To the naked eye, 2013 has been filled with interesting happenings and advances. But looking a little closer, especially in the way of fads and trends, we find all sorts of little gems like:
1. The Cotton Ball Diet – as the name so clearly suggests, this amazing weight loss diet involves eating (or rather swallowing) dipped in various things like juices and smoothies. Apparently, models have been using this diet for decades in order to stay paper-thin.
2. The Gluten-free Diet – Among the dieting fads of the 2010s, this diet is one that many people swear by, not only for weight loss, but also for health reasons, being the only medically accepted remedy for celiac disease. Moreover, gluten also causes intolerance in some people.
3. The Horse-Head Mask – you know it. You’ve seen it everywhere and it’s been creeping you out for a good couple of years. This latex rubber mask was originally sold as a novelty Halloween item, but became an important addition to the 2010 pop-culture.
4. Dog Shaming – or rather, Pet Shaming – this became an annoyingly popular meme that originated on Tumbler in the summer of 2012. Basically, a pet owner will post a picture of their pet, along with a sign that describes the animal’s latest disobedience.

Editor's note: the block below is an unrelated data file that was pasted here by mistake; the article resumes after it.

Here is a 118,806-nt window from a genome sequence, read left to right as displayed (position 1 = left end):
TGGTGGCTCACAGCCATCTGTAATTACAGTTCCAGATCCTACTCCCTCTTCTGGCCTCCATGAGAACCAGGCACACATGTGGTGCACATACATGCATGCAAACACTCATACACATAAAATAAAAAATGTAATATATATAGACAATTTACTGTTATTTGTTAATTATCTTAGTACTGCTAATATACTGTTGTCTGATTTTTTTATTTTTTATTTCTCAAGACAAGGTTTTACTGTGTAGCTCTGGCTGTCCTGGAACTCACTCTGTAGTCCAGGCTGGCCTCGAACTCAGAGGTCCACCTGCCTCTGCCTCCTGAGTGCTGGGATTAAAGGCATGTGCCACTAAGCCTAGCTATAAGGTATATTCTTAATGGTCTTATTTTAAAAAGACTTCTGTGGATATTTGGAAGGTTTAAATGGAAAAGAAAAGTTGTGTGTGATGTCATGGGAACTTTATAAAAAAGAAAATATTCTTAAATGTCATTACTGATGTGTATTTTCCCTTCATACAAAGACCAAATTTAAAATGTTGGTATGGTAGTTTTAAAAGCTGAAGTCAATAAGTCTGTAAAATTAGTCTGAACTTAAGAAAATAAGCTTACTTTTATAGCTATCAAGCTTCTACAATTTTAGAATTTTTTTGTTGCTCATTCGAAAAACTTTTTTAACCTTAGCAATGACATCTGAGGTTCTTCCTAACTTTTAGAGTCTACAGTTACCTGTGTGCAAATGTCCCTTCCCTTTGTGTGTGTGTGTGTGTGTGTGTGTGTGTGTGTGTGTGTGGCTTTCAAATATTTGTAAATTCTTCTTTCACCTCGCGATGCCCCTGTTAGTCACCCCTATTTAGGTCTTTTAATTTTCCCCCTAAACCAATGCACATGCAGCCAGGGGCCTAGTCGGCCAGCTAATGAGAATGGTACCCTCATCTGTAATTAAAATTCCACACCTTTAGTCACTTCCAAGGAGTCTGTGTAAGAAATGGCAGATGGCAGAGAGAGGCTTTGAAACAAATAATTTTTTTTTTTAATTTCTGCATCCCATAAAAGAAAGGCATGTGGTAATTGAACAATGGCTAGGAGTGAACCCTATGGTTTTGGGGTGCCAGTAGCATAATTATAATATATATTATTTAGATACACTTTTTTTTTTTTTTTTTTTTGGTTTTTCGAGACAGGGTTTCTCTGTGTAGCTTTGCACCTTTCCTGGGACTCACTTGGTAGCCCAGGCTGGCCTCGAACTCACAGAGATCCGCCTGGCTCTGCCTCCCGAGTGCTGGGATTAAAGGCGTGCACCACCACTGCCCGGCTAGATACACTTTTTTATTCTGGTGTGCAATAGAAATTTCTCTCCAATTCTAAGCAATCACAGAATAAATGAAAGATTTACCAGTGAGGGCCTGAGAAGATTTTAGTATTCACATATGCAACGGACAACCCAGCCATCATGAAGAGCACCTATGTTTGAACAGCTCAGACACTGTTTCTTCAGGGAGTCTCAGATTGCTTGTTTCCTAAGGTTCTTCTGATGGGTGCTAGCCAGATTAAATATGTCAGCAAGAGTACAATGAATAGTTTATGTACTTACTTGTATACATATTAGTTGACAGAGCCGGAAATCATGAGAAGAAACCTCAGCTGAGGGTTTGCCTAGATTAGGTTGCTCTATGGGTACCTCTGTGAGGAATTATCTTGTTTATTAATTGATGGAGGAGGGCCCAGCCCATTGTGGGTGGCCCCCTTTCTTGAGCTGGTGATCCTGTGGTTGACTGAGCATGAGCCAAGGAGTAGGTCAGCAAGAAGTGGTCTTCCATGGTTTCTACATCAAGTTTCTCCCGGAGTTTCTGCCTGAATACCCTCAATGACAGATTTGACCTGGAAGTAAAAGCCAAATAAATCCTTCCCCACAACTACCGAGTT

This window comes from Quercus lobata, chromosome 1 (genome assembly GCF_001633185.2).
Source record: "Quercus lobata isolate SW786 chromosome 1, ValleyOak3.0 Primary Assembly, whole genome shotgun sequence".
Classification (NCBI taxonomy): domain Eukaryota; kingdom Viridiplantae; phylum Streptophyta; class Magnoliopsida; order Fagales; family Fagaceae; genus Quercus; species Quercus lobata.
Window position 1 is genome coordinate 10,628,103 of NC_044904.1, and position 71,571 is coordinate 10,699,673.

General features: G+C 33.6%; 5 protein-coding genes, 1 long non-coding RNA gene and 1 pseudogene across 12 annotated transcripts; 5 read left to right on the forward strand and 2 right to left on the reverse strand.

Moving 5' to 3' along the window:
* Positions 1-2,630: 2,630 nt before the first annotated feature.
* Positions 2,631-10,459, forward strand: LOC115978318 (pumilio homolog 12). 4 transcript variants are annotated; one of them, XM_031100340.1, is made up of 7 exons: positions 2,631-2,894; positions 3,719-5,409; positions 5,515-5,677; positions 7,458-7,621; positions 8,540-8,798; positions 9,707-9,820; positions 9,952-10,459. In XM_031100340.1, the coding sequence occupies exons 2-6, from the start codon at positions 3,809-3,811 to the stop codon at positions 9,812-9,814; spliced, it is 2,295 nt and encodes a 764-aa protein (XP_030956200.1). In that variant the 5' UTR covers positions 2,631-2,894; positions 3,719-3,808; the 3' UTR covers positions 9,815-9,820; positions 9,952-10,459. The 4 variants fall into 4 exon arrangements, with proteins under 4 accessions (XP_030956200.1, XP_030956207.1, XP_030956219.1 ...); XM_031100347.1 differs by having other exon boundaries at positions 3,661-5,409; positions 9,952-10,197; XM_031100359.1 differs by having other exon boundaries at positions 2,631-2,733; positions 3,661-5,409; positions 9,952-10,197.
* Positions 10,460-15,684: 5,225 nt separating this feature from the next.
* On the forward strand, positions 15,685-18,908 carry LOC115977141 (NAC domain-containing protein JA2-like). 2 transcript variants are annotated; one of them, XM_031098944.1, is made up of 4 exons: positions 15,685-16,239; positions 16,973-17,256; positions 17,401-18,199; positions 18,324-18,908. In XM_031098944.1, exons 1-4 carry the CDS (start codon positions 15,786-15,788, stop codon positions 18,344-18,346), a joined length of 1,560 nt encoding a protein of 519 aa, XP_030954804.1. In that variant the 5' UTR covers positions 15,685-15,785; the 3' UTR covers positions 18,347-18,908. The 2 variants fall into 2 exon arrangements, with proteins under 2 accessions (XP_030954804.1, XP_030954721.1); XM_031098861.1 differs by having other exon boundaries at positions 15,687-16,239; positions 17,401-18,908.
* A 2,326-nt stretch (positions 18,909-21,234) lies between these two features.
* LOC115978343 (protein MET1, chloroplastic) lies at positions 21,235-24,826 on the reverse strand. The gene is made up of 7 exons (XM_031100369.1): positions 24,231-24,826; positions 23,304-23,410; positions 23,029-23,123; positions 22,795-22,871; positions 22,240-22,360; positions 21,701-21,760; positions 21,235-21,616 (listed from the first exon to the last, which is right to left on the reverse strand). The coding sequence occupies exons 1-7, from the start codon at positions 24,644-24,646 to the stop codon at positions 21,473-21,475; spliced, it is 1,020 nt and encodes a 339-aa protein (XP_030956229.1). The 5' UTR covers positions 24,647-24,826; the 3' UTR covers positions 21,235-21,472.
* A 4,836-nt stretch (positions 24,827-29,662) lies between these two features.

5. Doge meme – the Internet it filled with funny animals and memes, but the Doge meme, along with the intentional broken English text, was immensely popular in 2013. Such popularity. Very meme. So Doge. Wow. While the intentional misspelling of the word dog dates back to 2005 (it was mentioned on the Homestar Runner’s puppet series), the photo of the Shiba Inu, along with the text, originated from the Tumblr blog, Shiba Confessions.
7. Hipster – you cannot talk about 2010s pop-culture without mentioning the word Hipster. For those of you wondering (you know who you are), a hipster is a young, middle-class adult who is all about indie or alternative music, non-mainstream fashion consisting of thrift store and vintage clothing and alternative lifestyle. While the term became popular in the 2010s, it was first used in the 1940s, to describe jazz aficionados, particularly bebop.